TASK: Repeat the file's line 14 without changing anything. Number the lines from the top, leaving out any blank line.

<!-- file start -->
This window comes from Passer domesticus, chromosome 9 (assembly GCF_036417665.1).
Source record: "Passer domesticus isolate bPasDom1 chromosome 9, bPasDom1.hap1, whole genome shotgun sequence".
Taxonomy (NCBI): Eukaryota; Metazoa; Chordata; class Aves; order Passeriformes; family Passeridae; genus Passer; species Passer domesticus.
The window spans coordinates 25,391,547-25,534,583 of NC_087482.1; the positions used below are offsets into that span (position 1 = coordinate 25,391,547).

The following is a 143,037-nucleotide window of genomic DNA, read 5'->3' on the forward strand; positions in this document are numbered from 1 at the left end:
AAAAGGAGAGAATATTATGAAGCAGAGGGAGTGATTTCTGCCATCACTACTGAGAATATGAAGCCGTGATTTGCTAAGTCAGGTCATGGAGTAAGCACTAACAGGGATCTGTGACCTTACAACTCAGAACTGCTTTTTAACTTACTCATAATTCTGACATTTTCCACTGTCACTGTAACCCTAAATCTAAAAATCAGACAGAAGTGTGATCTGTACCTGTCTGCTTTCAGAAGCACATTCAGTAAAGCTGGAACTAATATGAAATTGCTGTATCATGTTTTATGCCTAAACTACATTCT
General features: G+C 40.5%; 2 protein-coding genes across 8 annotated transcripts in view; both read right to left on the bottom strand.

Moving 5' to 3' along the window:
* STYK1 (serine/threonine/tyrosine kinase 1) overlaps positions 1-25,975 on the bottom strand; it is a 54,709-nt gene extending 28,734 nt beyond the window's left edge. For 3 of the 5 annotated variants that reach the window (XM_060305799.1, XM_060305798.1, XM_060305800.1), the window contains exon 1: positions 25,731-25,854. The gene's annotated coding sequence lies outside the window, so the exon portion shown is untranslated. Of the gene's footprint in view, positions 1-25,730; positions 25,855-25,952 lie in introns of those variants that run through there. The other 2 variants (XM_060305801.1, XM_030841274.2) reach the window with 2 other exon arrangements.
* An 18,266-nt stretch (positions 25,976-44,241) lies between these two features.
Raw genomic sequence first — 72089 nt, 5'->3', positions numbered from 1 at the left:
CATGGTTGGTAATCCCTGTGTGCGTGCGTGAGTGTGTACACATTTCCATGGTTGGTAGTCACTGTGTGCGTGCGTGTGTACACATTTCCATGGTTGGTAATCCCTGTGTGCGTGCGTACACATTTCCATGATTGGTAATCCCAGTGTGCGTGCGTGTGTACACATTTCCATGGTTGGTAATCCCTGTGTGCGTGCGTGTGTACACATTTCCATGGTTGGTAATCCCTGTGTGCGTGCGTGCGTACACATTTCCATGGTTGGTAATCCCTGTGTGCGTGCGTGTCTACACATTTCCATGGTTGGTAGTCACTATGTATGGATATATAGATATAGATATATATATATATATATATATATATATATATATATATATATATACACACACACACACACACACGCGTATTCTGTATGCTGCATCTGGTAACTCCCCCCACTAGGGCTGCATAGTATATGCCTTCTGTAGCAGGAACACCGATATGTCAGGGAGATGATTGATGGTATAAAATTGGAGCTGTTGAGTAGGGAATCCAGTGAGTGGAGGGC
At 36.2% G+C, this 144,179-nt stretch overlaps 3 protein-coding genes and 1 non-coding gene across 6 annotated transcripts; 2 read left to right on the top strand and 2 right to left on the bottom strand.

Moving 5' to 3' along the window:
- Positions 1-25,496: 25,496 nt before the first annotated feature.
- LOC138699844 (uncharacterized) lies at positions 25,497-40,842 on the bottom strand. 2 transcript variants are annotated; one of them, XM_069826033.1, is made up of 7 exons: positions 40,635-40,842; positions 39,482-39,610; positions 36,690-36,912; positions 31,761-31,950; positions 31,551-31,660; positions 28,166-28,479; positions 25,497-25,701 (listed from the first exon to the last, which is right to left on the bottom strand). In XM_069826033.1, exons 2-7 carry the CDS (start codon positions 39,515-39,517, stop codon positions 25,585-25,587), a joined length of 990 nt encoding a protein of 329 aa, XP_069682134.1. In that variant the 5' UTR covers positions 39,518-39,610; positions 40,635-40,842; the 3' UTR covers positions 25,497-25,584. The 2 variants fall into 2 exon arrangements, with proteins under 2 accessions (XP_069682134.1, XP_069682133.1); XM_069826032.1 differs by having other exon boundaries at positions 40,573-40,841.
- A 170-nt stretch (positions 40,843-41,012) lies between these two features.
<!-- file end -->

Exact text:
Moving 5' to 3' along the window: